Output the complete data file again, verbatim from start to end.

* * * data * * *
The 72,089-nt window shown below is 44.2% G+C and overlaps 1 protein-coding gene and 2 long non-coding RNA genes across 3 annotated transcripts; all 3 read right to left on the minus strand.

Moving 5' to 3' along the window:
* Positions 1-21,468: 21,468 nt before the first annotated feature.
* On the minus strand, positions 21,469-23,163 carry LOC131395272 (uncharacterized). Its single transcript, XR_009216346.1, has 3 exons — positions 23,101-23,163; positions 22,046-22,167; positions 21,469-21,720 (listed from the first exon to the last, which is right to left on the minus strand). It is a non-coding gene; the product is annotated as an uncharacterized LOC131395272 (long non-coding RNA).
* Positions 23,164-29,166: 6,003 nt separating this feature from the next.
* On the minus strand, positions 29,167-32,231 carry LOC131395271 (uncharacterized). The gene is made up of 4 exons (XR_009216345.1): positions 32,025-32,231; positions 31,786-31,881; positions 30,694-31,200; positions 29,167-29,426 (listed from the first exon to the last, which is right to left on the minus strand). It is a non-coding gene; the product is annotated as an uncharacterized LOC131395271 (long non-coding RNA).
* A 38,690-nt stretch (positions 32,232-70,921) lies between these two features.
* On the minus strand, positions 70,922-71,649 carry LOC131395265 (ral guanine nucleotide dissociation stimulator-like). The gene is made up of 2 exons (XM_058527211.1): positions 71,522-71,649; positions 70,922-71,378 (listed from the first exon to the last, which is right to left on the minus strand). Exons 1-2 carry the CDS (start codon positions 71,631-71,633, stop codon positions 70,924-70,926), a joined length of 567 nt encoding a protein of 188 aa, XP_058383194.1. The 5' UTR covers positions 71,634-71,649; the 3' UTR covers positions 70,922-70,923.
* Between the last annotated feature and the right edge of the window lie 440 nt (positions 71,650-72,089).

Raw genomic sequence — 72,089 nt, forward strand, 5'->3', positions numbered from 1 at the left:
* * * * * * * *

The 72,089-nt window shown below is 44.2% G+C and overlaps 1 protein-coding gene and 2 long non-coding RNA genes across 3 annotated transcripts; all 3 read right to left on the minus strand.

Moving 5' to 3' along the window:
* Positions 1-21,468: 21,468 nt before the first annotated feature.
* On the minus strand, positions 21,469-23,163 carry LOC131395272 (uncharacterized). Its single transcript, XR_009216346.1, has 3 exons — positions 23,101-23,163; positions 22,046-22,167; positions 21,469-21,720 (listed from the first exon to the last, which is right to left on the minus strand). It is a non-coding gene; the product is annotated as an uncharacterized LOC131395272 (long non-coding RNA).
* Positions 23,164-29,166: 6,003 nt separating this feature from the next.
* On the minus strand, positions 29,167-32,231 carry LOC131395271 (uncharacterized). The gene is made up of 4 exons (XR_009216345.1): positions 32,025-32,231; positions 31,786-31,881; positions 30,694-31,200; positions 29,167-29,426 (listed from the first exon to the last, which is right to left on the minus strand). It is a non-coding gene; the product is annotated as an uncharacterized LOC131395271 (long non-coding RNA).
* A 38,690-nt stretch (positions 32,232-70,921) lies between these two features.
* On the minus strand, positions 70,922-71,649 carry LOC131395265 (ral guanine nucleotide dissociation stimulator-like). The gene is made up of 2 exons (XM_058527211.1): positions 71,522-71,649; positions 70,922-71,378 (listed from the first exon to the last, which is right to left on the minus strand). Exons 1-2 carry the CDS (start codon positions 71,631-71,633, stop codon positions 70,924-70,926), a joined length of 567 nt encoding a protein of 188 aa, XP_058383194.1. The 5' UTR covers positions 71,634-71,649; the 3' UTR covers positions 70,922-70,923.
* Between the last annotated feature and the right edge of the window lie 440 nt (positions 71,650-72,089).

Raw genomic sequence — 72,089 nt, forward strand, 5'->3', positions numbered from 1 at the left: